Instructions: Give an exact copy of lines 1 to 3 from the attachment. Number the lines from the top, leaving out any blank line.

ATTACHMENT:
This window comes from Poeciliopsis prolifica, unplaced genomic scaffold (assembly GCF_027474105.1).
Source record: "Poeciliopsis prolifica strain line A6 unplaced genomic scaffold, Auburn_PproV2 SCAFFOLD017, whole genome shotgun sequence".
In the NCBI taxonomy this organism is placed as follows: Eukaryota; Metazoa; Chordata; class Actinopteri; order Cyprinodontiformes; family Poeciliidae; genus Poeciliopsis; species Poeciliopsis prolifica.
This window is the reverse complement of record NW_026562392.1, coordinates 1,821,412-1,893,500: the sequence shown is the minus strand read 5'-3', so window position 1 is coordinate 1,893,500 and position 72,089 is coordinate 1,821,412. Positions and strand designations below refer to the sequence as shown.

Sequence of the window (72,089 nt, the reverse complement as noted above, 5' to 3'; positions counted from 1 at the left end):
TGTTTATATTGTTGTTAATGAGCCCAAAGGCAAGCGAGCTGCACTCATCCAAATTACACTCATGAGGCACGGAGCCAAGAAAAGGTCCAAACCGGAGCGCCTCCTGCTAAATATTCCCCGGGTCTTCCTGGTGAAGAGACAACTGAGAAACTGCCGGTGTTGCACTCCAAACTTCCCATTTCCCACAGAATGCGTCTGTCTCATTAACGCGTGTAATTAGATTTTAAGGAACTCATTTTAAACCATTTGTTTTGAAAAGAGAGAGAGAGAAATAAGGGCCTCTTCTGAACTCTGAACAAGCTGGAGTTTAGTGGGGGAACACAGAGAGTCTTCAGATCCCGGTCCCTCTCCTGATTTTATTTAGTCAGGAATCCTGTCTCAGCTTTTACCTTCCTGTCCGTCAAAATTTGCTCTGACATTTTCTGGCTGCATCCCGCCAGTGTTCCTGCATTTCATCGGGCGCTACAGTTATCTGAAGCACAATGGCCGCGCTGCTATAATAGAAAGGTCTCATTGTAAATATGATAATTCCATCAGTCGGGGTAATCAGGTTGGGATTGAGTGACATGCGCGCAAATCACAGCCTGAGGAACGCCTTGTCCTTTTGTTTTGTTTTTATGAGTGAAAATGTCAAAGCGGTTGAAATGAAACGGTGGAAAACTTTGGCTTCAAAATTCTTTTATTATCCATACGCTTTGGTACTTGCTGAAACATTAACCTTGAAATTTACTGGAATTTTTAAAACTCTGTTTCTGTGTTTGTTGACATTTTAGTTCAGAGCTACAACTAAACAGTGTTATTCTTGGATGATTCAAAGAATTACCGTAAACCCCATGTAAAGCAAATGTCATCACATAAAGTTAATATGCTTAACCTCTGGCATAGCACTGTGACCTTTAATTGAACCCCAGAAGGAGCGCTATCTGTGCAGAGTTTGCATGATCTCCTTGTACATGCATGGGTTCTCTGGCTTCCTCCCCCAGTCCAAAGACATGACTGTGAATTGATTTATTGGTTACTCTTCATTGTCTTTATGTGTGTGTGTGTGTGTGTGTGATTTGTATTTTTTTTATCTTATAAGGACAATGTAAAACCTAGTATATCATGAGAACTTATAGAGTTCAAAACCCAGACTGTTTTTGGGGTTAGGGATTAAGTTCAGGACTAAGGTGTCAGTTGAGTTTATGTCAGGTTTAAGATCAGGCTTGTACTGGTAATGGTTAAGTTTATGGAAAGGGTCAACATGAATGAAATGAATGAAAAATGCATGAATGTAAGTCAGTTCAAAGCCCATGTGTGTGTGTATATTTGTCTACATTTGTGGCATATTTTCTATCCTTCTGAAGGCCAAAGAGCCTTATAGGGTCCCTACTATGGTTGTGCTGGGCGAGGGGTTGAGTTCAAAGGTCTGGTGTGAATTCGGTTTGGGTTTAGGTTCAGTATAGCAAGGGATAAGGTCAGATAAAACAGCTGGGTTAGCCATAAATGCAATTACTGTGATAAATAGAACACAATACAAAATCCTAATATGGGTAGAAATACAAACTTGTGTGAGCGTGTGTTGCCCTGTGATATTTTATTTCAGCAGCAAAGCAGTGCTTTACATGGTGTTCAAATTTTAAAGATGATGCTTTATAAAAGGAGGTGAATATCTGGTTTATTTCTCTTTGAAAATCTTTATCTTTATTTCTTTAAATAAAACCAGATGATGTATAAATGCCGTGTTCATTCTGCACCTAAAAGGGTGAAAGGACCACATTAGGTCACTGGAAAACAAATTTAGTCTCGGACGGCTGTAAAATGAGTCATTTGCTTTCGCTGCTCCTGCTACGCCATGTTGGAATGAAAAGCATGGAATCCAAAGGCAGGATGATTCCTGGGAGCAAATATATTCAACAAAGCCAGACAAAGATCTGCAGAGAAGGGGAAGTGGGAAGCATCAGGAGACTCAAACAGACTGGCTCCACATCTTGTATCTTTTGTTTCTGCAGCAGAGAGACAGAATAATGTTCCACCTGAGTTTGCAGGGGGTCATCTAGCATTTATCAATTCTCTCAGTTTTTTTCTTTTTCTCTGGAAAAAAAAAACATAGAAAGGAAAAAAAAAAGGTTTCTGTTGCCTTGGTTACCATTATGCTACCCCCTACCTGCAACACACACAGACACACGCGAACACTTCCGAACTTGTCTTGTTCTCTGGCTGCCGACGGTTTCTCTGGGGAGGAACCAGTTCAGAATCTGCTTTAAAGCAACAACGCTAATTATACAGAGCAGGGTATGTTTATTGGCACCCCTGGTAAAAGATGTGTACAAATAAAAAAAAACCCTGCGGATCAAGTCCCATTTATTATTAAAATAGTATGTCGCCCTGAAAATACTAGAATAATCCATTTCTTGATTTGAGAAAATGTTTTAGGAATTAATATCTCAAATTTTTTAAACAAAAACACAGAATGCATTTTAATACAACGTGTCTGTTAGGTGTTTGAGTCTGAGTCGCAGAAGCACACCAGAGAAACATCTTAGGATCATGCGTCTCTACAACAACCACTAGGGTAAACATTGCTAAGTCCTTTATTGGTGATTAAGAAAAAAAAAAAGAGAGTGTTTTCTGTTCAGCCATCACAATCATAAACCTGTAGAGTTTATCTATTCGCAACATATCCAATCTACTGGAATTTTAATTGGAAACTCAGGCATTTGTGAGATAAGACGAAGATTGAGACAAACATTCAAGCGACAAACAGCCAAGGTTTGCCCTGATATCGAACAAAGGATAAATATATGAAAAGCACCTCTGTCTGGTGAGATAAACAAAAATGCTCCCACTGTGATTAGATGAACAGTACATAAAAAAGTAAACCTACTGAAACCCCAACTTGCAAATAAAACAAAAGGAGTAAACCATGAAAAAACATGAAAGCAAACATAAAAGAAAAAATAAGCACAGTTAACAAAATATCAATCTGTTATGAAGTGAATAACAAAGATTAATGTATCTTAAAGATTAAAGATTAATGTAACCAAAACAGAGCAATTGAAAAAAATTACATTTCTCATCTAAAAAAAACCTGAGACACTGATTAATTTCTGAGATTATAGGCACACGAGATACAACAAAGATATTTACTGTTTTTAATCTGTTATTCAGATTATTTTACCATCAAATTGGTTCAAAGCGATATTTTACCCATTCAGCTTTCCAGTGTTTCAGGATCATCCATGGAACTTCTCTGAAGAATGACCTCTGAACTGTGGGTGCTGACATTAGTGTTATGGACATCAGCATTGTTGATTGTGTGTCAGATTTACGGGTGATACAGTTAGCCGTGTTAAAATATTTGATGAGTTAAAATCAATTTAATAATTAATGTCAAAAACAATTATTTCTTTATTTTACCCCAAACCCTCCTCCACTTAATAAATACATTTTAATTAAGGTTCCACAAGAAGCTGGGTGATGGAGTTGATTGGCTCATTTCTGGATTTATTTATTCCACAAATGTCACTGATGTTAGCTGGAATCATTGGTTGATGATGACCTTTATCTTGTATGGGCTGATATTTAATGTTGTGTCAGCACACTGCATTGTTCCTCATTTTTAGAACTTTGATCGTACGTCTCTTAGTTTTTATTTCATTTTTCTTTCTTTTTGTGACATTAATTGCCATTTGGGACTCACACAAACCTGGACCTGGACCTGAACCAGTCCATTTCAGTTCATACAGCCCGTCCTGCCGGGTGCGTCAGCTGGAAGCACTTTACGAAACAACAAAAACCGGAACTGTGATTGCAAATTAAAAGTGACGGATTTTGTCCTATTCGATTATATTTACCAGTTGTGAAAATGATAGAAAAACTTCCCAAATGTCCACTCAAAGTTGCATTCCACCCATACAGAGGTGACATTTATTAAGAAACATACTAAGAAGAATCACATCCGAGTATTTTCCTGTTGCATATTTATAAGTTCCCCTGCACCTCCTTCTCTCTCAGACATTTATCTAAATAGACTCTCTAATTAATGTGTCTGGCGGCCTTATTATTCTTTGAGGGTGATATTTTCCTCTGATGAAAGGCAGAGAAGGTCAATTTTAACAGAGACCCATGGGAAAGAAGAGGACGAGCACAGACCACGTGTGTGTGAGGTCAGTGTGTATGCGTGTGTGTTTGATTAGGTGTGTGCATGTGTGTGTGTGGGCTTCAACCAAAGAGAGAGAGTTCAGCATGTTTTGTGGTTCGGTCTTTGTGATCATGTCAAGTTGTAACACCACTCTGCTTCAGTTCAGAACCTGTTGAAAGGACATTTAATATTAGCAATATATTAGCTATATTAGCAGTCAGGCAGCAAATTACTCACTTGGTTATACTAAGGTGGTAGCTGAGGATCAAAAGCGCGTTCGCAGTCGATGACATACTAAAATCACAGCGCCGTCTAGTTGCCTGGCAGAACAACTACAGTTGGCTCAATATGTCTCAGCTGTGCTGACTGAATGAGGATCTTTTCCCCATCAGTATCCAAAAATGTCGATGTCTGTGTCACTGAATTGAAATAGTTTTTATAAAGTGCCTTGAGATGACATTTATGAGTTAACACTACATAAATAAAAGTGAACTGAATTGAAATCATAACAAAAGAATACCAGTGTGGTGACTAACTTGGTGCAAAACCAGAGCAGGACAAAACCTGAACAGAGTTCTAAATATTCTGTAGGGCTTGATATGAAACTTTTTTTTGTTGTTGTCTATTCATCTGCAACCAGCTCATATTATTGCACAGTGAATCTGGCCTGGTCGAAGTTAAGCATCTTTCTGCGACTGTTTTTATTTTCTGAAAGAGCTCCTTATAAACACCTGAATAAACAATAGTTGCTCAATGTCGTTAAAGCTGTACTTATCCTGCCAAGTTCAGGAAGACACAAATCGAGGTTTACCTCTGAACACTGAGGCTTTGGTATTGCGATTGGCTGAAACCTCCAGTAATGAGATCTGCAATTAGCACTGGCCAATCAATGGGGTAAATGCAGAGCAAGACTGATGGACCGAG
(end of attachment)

This window comes from Poeciliopsis prolifica, unplaced genomic scaffold (assembly GCF_027474105.1).
Source record: "Poeciliopsis prolifica strain line A6 unplaced genomic scaffold, Auburn_PproV2 SCAFFOLD017, whole genome shotgun sequence".
In the NCBI taxonomy this organism is placed as follows: Eukaryota; Metazoa; Chordata; class Actinopteri; order Cyprinodontiformes; family Poeciliidae; genus Poeciliopsis; species Poeciliopsis prolifica.